Posts Tagged ‘Kamala Das’

Being a student of English literature, an encounter with Kamala Das’ works was inevitable. I was in the second year of my graduation when I first  read a piece of Kamala Das’ prolific work.  My first impression after reading ” summer in Calcutta” was that of  an awe !!  I was mesmerized by her boldness in terms of expression and her thought which I felt was so profound.  Her poetry had an immediate  impact on me and I could never stop loving Kamala Das thereafter.. My classes got over and we moved on to the next,  …..but somewhere I was still stuck there trying to comprehend what this author was all about and why I felt that her prose and poetry were different from many others I read. I read  “My Story ” and all I realised was Kamala Das spoke about things which are omnipresent in our lives, the basic truths with immense dignity and poise. Thereafter I went on reading her literature and found her enigmatic all through.
Kamala Das was born on March 31, 1934 in Malabar in Kerala. Her love of poetry began at an early age through the influence of her great uncle, Nalapat Narayan Menon,and her mother  Nalapat Balamani Amma. Kamala Das was privately educated until the age of 15 when she was married to K. Madhava Das. Literary works both in English and Malayalam, Kamala Das enjoys a wide readership throughout the world.
When Kamala Das wished to begin writing, she was graciously supported by her husband to augment the family’s income. Because she was a woman, however, she could not do the morning-till-night schedule enjoyed by many others. She would wait until nightfall after her family had gone to sleep and would write until morning: “There was only the kitchen table where I would cut vegetables, and after all the plates and things were cleared, I would sit there and start typing”, she once said.This hectic schedule took its toll upon her health, but she viewed her illness optimistically. It gave her more time at home, and thus, more time to write,  an approach of hers towards life which I deeply admired.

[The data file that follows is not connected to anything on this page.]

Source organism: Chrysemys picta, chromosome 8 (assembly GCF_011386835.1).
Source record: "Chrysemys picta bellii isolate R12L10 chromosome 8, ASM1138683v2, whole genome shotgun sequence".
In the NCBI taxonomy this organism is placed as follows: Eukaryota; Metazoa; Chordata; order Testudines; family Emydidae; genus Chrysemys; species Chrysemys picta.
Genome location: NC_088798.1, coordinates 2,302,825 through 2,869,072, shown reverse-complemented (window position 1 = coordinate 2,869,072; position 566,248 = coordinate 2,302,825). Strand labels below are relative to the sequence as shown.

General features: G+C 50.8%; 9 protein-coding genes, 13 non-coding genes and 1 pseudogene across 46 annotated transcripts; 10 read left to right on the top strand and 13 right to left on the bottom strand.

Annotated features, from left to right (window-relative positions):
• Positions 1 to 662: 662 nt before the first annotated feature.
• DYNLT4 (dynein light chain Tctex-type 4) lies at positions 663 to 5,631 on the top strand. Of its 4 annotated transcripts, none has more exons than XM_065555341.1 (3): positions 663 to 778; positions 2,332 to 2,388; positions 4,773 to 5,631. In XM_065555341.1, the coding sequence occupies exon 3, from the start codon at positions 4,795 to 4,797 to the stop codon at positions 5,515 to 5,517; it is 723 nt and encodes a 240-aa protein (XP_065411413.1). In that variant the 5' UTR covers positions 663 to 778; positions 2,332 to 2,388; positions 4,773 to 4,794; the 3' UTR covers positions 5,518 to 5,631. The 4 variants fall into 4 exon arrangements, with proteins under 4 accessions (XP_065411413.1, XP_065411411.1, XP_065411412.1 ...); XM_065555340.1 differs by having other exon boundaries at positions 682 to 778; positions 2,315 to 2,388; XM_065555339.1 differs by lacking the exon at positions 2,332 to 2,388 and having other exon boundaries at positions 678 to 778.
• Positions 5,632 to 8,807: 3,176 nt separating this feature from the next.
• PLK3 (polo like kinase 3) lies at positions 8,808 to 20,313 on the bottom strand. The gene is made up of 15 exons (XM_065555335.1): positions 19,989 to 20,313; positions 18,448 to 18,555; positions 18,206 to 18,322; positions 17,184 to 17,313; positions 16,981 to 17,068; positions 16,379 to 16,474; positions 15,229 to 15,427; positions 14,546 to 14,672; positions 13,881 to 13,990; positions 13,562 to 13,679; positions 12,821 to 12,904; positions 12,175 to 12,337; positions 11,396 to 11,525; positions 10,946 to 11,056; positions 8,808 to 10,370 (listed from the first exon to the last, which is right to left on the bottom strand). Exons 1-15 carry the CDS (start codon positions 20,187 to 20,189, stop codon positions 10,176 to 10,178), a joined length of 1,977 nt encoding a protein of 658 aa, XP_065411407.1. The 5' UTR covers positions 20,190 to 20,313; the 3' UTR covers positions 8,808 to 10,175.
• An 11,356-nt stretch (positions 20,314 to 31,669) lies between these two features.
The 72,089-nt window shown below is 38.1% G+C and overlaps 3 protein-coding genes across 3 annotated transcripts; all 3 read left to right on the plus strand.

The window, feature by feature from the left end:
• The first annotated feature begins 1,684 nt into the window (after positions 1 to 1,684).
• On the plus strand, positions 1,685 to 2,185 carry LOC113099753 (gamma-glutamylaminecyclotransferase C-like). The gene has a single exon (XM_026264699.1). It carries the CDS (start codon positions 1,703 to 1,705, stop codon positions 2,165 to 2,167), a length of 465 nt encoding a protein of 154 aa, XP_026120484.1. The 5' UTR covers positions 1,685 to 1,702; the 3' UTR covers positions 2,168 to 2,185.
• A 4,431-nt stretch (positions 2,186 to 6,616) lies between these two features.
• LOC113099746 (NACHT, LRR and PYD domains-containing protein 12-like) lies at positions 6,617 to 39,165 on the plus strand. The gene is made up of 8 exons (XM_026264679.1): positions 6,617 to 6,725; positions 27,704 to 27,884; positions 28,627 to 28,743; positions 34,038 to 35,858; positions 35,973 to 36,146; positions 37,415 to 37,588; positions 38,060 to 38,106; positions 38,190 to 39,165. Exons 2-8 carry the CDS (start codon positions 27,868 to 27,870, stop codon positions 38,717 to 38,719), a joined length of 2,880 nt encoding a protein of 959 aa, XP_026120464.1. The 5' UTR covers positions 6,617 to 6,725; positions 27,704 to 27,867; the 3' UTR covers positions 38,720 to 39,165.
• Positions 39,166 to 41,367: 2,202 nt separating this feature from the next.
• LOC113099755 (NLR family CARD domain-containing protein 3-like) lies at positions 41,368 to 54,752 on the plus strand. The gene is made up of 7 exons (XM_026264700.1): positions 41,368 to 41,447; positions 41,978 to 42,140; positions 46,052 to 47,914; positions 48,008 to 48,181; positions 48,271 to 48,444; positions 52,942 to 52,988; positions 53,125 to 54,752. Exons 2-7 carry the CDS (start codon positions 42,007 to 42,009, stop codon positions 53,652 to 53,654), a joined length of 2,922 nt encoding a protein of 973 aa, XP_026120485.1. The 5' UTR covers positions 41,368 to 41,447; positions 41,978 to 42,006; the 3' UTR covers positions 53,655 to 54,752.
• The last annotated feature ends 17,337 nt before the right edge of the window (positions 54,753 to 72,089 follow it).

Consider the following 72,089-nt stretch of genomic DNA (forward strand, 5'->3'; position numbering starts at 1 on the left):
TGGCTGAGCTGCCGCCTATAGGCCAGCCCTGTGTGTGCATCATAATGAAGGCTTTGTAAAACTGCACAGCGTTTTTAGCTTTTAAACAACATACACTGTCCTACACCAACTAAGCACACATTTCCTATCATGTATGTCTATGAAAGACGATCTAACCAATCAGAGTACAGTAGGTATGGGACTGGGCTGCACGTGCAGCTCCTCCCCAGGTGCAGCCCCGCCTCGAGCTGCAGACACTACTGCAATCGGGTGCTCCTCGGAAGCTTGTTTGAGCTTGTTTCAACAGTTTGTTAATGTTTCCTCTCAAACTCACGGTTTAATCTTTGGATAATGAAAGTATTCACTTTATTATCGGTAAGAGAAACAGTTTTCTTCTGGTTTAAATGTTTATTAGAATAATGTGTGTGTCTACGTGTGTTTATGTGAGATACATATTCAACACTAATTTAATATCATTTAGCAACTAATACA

To me,  Kamala Das was someone who had this uncanny honesty  towards her exploration of womanhood and love. In her poem “An Introduction” from Summer in Calcutta,  she says, “I am every Woman who seeks love”. According to her, womanhood involves certain collective experiences throughout her life which makes her omnipotent. Indian women, however, do not discuss these experiences in deference to social mores. She explained,  what is supposedly a taboo in our society , is the first thing which is highly expected of any woman. Along with her expression on woman wood, Kamala Das poignanatly dealt with eroticism and feminism too. She urges woman to give their man ” what make you a women” , a thought which is a clear indication of the fact that she literally broke free from the shackles of the societal norms and emerged as someone bold enough to confront the obvious. Kamala Das ventured into a very restricted territory, but successfully managed to make a point and strike a chord with her readers.She is someone who has  portrayed woman’s love in the most touching manner. Perhaps someone who spoke on behalf of the whole woman fraternity. As puts Shaashi Tharoor, ” Kamala Surayya was a pathbreaker in Indian English writing and translated Indian English. She has left a lasting legacy on literature.”
In December, 1999 Kamala Das converted to Islam sending a whole new message to the world about religion. “The animals of this world did not go into a Christian heaven, a Moslem heaven or a Hindu paradise. They did not claim any God as their own.” Kamala Das. ( http://www.gaia.com/quotes/kamala_das )
Her first English poetry was ‘The Sirens’, published in 1964, followed by Summer In Calcutta. She received many awards and accolades including Asian Poetry Prize, Kent award for English writing from Asian countries, Asan World Prize, Sahitya Academy award and Vayalar award. Her major works include:
The Sirens
Summer In Calcutta
The Descendants
The Old Playhouse And Other Poems
My Story
Alphabet of Lust
The Anamalai Poems
Padmavati The Harlot and Other Stories
Only The Soul Knows How To Sing
Yaa Allah
Pakshiyude Manam
Neermathalam Pootha Kalam
Madhavikkuttiyude Unmakkadhakal
On 31st may, 2009 as Kamala Das returned  to rest , I quietly admired her and felt happy about the legacy of  literature she has left behind us.She is someone I would always respect for her take on womanhood and  who has taught me the meaning of love though in a different connotation yet clearly defined….
May her soul rest in peace !!!!

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